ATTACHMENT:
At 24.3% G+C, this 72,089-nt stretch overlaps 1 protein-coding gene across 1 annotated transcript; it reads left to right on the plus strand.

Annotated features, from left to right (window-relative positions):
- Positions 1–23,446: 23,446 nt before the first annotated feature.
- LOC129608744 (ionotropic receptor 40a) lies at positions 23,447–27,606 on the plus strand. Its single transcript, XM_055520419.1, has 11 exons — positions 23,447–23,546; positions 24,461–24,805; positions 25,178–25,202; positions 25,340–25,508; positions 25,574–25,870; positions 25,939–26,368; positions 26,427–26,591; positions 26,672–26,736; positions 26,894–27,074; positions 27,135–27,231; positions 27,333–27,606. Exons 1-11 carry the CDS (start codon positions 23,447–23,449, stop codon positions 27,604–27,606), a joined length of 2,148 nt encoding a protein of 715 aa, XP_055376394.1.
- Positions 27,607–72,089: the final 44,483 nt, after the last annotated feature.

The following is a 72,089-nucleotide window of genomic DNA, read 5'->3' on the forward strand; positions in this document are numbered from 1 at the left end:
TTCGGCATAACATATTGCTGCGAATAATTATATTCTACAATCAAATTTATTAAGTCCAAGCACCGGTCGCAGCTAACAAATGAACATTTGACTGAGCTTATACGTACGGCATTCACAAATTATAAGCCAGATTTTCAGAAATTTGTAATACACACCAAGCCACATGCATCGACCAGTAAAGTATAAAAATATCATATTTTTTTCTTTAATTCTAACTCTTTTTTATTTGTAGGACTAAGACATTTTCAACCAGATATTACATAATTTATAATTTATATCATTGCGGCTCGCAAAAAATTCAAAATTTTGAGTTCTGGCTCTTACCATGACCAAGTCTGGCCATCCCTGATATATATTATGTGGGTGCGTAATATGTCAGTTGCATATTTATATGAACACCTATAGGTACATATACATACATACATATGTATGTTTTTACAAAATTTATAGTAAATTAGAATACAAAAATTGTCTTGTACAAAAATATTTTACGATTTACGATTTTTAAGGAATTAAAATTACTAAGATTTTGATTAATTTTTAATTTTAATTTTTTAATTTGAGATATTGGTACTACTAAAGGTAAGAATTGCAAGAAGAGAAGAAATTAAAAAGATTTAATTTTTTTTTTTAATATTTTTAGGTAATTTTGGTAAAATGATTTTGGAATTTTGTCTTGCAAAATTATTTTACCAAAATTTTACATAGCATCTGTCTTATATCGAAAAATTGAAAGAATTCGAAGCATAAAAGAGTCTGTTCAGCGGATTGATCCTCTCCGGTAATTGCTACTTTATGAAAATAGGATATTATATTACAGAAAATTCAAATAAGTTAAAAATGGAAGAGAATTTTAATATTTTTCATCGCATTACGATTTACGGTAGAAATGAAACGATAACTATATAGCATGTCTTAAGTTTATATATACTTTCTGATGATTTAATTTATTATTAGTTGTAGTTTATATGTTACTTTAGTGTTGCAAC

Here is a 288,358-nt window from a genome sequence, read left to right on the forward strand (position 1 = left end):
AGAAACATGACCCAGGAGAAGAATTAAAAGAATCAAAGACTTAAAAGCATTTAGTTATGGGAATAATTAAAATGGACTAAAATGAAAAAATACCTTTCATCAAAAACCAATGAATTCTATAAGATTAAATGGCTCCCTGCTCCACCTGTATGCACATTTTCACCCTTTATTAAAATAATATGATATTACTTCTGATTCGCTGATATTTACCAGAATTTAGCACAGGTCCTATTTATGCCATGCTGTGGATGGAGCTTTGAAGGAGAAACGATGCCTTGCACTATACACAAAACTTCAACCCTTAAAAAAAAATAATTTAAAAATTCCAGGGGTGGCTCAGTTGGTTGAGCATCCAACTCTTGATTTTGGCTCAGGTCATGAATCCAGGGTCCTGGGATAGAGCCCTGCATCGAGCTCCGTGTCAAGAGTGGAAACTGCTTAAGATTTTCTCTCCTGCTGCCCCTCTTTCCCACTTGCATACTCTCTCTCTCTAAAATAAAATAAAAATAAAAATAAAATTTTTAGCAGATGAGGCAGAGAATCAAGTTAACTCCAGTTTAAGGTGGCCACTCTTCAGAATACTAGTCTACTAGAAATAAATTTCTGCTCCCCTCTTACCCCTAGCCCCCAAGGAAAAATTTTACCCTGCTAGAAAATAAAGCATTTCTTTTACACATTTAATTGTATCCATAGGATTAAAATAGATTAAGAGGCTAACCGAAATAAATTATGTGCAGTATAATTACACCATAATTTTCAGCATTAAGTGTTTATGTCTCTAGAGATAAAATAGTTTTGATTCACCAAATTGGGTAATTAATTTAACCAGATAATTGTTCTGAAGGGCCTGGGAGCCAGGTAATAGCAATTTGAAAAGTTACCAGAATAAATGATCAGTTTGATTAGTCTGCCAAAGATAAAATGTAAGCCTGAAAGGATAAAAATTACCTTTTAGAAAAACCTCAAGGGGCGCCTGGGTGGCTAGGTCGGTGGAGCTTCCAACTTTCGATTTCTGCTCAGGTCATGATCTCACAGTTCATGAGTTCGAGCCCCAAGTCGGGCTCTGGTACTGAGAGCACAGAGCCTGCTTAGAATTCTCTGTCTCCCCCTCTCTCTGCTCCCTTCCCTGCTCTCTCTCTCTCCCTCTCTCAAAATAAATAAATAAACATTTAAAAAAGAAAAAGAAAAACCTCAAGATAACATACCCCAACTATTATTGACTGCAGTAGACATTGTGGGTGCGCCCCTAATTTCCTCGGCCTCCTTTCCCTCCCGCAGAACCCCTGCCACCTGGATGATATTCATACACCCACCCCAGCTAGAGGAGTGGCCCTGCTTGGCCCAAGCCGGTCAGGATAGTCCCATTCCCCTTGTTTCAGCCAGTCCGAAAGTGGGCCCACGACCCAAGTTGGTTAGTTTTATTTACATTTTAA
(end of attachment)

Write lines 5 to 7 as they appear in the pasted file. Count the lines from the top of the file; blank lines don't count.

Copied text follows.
- Positions 27,607–72,089: the final 44,483 nt, after the last annotated feature.

The following is a 72,089-nucleotide window of genomic DNA, read 5'->3' on the forward strand; positions in this document are numbered from 1 at the left end:
TTCGGCATAACATATTGCTGCGAATAATTATATTCTACAATCAAATTTATTAAGTCCAAGCACCGGTCGCAGCTAACAAATGAACATTTGACTGAGCTTATACGTACGGCATTCACAAATTATAAGCCAGATTTTCAGAAATTTGTAATACACACCAAGCCACATGCATCGACCAGTAAAGTATAAAAATATCATATTTTTTTCTTTAATTCTAACTCTTTTTTATTTGTAGGACTAAGACATTTTCAACCAGATATTACATAATTTATAATTTATATCATTGCGGCTCGCAAAAAATTCAAAATTTTGAGTTCTGGCTCTTACCATGACCAAGTCTGGCCATCCCTGATATATATTATGTGGGTGCGTAATATGTCAGTTGCATATTTATATGAACACCTATAGGTACATATACATACATACATATGTATGTTTTTACAAAATTTATAGTAAATTAGAATACAAAAATTGTCTTGTACAAAAATATTTTACGATTTACGATTTTTAAGGAATTAAAATTACTAAGATTTTGATTAATTTTTAATTTTAATTTTTTAATTTGAGATATTGGTACTACTAAAGGTAAGAATTGCAAGAAGAGAAGAAATTAAAAAGATTTAATTTTTTTTTTTAATATTTTTAGGTAATTTTGGTAAAATGATTTTGGAATTTTGTCTTGCAAAATTATTTTACCAAAATTTTACATAGCATCTGTCTTATATCGAAAAATTGAAAGAATTCGAAGCATAAAAGAGTCTGTTCAGCGGATTGATCCTCTCCGGTAATTGCTACTTTATGAAAATAGGATATTATATTACAGAAAATTCAAATAAGTTAAAAATGGAAGAGAATTTTAATATTTTTCATCGCATTACGATTTACGGTAGAAATGAAACGATAACTATATAGCATGTCTTAAGTTTATATATACTTTCTGATGATTTAATTTATTATTAGTTGTAGTTTATATGTTACTTTAGTGTTGCAAC